Despite summer’s heat as daily fixture of life, the garden and its critters go about their business of growing and blooming, nectaring and seed-eating. I swelter in the garden, but revel in observing the abundance of wild activity. Welcome to Wildlife Wednesday, marked on the first Wednesday of each month and celebrating the wild things in our gardens and wherever we meet them.
The garden currently enjoys no shortage of Horsefly-like Carpenter bees, Xylocopa tabaniformis. They are the most numerous, and active, of the native bees that I see; they are earliest at work in the morning and the last to clock-out in the evening.
This one demonstrates nectar-stealing, so no pollination here, but she’s slurping up the good stuff for her larvae and herself.
While taking my elderly dog for his outdoor breaks, I’ve noticed the popularity for blooming oregano among pollinators. The petite, clustered blooms attract a variety of pollinators–huge and tiny, colorful and plain. I was especially pleased to witness visits from both a male and female Eastern Carpenter Bee, Xylocopa virginica, a relative of X. tabaniformis.
Considered common here in Central Texas, I haven’t seen this species often and am happy to welcome this new-to-my-garden visitor.
The sun was spot-on as I photographed mid-afternoon–normally a problematic time of day for photos–but I think the bright light beautifully illuminates his subtle coloring.
He and his female friend also visited Turk’s cap and Shrubby Blue sage blooms as well, but both favored the oregano flowers.
I grow two oregano plants (and also, two basil plants) in my herb garden: one of each for me to snip from and not allowed to flower, the others left to bloom for the bees and butterflies.
Another spectacular pollinator who works the oregano blooms is this stunning green metallic bee, which I believe is a Sweat bee, Augochloropsis metallica.
I saw this bee (these bees?) several different times, and like the Eastern Carpenter, she nectars at several plants. But her favorite meal is found at the little oregano flowers.
The Texas July sunshine highlights her stunning coloring and glittery presence.
A two-fer in this shot with the sweat bee sharing space and food with a honeybee. The honeybees are regular customers of the oregano flower buffet and are always buzzing around the oregano.
These scalloped leaves show cutter bee activity, though I haven’t actually seen them munching away. The females carve round holes, or partial holes, in leaves, then mix the leaf component with pollen and mud. The bees use the mixture in their nurseries as a stuffing to protect eggs and feed larvae.
I spied this Leaf-footed bug, Acanthocephala terminalis, along the beam of a blackberry vine-enveloped trellis. I thought he might strike a manly pose for me; instead, he skittered behind a leaf, glancing once to check if I was still there.
Later, he flopped down onto a sunflower leaf, which looks worse for wear, either from the doings of a sucking insect (maybe our leaf-footed friend?), or perhaps, just the heat. I like to watch these insects. They’re shy and avoid confrontation, but can apparently deliver a wallop of a sting if need-be. I maintain a respectful distance and hope they don’t damage too many leaves.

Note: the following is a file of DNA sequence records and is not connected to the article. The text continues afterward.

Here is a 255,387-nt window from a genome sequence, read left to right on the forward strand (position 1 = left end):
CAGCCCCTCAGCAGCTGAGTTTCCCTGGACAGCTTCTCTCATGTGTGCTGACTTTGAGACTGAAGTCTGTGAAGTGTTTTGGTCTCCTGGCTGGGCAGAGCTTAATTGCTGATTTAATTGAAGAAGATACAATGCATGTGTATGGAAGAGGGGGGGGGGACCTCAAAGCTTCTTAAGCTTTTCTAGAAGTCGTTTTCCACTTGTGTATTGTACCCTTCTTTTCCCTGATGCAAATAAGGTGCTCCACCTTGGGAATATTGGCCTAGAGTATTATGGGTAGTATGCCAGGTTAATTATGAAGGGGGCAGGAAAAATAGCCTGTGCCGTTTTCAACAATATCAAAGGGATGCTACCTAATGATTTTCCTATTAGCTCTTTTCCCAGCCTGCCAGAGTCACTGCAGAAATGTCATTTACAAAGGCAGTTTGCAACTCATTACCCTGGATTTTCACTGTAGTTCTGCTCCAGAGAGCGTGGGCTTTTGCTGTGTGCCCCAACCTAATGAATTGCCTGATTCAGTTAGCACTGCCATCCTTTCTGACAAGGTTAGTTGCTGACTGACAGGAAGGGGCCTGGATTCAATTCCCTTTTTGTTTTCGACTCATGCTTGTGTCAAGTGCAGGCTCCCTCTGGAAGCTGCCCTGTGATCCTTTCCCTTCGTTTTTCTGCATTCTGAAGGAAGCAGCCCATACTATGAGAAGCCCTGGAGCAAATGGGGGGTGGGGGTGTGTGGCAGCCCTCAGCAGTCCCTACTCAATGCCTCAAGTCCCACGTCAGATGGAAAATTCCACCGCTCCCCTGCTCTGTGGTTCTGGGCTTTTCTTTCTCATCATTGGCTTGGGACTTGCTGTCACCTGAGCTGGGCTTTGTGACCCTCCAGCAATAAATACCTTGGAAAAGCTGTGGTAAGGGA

Dragons and damsels are back and it’s murder and mayhem in the garden, carried out with swift efficiency by these predatory beauties. This sparkly jewel of a Neon Skimmer, Libellula croceipennis, is a fixture in the garden when resting and an aerial acrobat as he hunts mosquitoes. And I’m just fine with that.
Resident birds while away the summer months, munching seeds and insects, and cooling off in bird baths and at the pond. This female (or juvenile?) Great-tailed Grackle, Quiscalus mexicanus, contemplates a dip in the waterfall. Grackles and Blue Jays are consummate bird bathers.
Before they plop into the water to bathe or sip from its flow, many birds perch on the rocks and take advantage of the cover provided by the Ruby Red-runner plant which accompanies the flowing water into the pond.
This Carolina Chickadee, Poecile carolinensis, steadfastly refused to look my way as it perched just above the waterfall.
After winter, I didn’t prune the Yellow Bells, Tacoma stans entirely so that the birds could enjoy a safe place in which to perch and watch their surroundings.
Still, he could have given me a thrill and glanced my way. I was able to catch a slightly better look at his cute face only after he flew to a different location.
The Chickadees are year-round residents in Central Texas and regular visitors in my garden. We placed nest boxes for them, the Carolina Wrens, and the Black-crested Titmice, but had no takers–the nest boxes sit abject and empty. All summer I’ve watched as each of these parents showed their offspring the avian ropes: sipping from the baths and pond, noshing from the feeder and plants, and teaching the how-tos of safely traversing the trees. They’re content to visit my garden, but not move in. I have no idea where they nest, I just know it’s not in my garden.
While pruning early one morning, I spied this resting moth, a Melipotis perpendicularis.
I know that I’ve seen this kind of moth before, though Austin Bug Collection says that this moth is not common. Perhaps I grow its host plant, though I didn’t find information about that.
Whatever you grow and whomever visits or resides in your garden, please post your wildlife happenings for this past month. If you don’t have wildlife in your garden, it’s easy to plant for them and provide a welcoming home: they’re entertaining, beautiful, and necessary for a well-rounded garden. When you comment on my post, please remember to leave a link to your Wildlife Wednesday post so readers can enjoy a variety of garden wildlife observations.
Happy wildlife gardening!